A Black Chrome Leica M4: According to me, the “best camera ever made.” What, precisely, do I mean by that?
The term “Gish Gallop” was coined by Eugenie Scott to describe the debating strategy of one Duane Gish. Gish was an American biochemist turned “Creationist,” who would sucker real scientists into debating him in public. In its original context, it meant to spew forth massive amounts of complete claptrap, pronounced as if it were settled fact. In addition to the Gallop, Gish was known for simply ignoring any objections raised by his opponents and proceeding headlong with his inanities as if they were universal truths. Gish was actually a pretty effective debater, in spite of, or maybe because of, the fact that he was – in vulgar terms – completely full of shit, cravenly repeating outlandish claims as if they were obvious truths. And, most effectively, he actually believed his nonsense and did so with a shamelessness that was, well, disarming if not downright confusing, causing those who knew his claims to be spurious to question themselves. Mr Gish was, essentially, a precursor in the scientific arena of Donald Trump in the political. Say it loud enough, and often enough, and with enough conviction, and most people will assume you know something they don’t and will believe you.
There are a lot of Gish acolytes on internet photography forums, especially those forums that traffic in the religion of various brand hagiography, whether it be Nikon or Fuji or Canon or Leica, those who I refer to as the [Camera X] True Believer. For those practiced in the ham-fisted sleight of hand of the Leica True Believer, the trick is to unleash so many baseless yet oft-repeated claims that us who do, perhaps, feel bound by the truth, face a dilemma. Either we can ignore you, or we can waste our time trying to combat your offenses, usually while being branded an anti-social internet troll by a forum “Mentor”, ( usually some retired guy, an insurance exec or orthodontist, who bought his first Leica in 2004) because he’s taken offense to the claim that his photographs of smiling people at swap meets may not possess mystical qualities solely by virtue of having been taken with a 4th generation ‘Cron.’
The effectiveness of the Gish Gallop School of Leicaphilia is the result of the following unfortunate fact: it takes exponentially more energy to refute untruths than it does to produce them. This is the unbearable asymmetry of bullshit, amplified now even larger with the advent of the internet photography forum, where anyone who bought their first Leica (or Canon or Nikon or Fuji) in the last six months and has access to a dial up connection is now an expert. So the problem is this: given the asymmetrical requirements of a proper response, do you simply ignore the bullshit, and thus help further propagate it, or do you go down the rabbit hole with your True Believer? Either way, you lose.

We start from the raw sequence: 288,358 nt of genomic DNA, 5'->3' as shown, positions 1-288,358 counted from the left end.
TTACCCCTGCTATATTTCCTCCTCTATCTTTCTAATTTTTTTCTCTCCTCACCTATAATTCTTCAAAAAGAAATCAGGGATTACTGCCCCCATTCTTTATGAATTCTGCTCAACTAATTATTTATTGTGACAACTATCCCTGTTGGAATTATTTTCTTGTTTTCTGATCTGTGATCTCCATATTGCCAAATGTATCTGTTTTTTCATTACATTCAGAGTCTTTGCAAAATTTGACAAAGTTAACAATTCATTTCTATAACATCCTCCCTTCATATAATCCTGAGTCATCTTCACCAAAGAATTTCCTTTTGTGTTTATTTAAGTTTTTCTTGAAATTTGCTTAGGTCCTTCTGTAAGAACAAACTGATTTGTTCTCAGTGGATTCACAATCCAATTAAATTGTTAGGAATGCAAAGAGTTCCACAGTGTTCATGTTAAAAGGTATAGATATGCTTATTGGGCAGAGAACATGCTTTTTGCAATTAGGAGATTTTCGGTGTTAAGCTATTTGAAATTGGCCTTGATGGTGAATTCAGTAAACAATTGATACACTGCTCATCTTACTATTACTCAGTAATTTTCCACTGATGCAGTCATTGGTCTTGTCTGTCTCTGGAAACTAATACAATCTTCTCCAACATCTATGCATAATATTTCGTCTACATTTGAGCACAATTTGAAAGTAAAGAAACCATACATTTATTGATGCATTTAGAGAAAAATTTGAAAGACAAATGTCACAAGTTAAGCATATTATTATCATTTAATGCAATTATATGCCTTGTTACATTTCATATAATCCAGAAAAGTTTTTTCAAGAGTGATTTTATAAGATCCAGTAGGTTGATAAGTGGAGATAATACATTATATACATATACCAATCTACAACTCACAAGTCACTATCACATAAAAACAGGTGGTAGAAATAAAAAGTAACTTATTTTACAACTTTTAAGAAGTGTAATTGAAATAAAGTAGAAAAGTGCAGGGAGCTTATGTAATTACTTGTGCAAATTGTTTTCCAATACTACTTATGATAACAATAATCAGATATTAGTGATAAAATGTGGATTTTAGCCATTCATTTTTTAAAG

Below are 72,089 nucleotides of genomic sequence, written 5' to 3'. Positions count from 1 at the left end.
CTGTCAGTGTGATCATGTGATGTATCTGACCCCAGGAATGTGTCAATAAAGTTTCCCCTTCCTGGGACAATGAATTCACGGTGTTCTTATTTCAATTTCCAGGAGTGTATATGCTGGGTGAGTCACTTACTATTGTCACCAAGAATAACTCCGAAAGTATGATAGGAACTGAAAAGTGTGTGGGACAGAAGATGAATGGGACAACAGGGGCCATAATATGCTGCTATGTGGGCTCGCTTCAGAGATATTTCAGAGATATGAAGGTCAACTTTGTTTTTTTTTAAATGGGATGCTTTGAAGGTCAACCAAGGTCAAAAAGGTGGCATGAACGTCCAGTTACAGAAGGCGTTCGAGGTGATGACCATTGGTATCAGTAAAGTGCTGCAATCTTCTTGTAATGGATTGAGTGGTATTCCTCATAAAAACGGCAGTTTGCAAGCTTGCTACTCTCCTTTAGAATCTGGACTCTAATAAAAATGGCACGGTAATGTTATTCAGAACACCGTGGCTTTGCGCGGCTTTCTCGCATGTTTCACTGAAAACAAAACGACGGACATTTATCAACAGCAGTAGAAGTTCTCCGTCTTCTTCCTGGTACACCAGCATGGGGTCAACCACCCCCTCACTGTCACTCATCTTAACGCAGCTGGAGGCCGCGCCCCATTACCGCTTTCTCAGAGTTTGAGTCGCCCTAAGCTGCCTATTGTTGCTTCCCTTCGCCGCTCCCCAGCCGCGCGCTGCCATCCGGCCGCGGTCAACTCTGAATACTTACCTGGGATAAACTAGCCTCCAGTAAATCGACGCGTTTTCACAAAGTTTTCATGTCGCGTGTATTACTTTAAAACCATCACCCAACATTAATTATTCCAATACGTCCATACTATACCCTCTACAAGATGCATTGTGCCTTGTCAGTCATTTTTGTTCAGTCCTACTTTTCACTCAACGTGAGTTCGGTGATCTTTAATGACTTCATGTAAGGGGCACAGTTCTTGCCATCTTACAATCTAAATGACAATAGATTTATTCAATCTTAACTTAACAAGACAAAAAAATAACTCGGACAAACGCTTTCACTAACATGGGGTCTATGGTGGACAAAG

As for me, I don’t claim to be an expert on anything, other than maybe being able to spot harebrained thinking (i.e. Bullshit) when I see it.
Leica photography seems remarkably susceptible to outrageous claims, probably because their price, and hence exclusivity, make Leica products fertile ground for the magical thinking that usually accompanies the ownership of what economists call Veblen Goods. Veblen Goods are things for which the demand is proportional to the outrageous price, an irrational contradiction of the law of demand that would have driven Adam Smith nuts. Veblen goods are goods in demand because of their high prices, the price itself making them desirable as status symbols. Conversely, a decrease of the price of a Veblen Good would decrease demand for the thing itself, because now it would just be another undifferentiated product amidst a world of undifferentiated products. Weird, irrational, ostensibly stupid – but true from a psychological perspective.
While certainly true from a psychological perspective, the enjoyment given by a Veblen Good – a Leica M, say – often produces convoluted explanations attempting to justify one’s purchase and use. You’ve seen it a million times, the True Believer’s attempt at explaining why he or she spends 4X the price for a Leica. A perfect example of the weird, irrational nature of the justifications of some Leica owners can be seen in the following post I ran across some time ago on a photo-enthusiast forum. Someone posted the following: